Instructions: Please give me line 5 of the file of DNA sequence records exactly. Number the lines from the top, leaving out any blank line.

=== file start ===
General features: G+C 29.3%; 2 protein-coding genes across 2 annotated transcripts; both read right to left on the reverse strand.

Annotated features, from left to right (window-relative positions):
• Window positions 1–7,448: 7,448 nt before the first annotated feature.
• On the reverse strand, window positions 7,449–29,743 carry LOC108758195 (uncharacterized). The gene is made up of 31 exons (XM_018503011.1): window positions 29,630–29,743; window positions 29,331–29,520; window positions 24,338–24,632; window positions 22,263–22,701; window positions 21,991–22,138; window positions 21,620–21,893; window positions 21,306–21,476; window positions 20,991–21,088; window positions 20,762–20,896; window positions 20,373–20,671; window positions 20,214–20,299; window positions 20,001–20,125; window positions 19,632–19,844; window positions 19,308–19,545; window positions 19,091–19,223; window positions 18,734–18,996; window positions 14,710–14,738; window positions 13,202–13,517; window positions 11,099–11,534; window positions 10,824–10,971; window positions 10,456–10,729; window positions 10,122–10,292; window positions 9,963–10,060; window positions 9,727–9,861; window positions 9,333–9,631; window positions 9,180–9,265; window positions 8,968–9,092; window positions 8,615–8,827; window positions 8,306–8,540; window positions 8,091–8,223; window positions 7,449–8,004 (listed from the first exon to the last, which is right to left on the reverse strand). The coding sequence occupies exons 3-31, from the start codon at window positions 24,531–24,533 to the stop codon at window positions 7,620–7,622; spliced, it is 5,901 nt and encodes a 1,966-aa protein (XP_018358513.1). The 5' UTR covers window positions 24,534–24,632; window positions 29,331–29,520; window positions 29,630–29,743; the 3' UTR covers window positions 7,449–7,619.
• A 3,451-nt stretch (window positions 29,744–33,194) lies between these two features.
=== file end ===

• A 3,451-nt stretch (window positions 29,744–33,194) lies between these two features.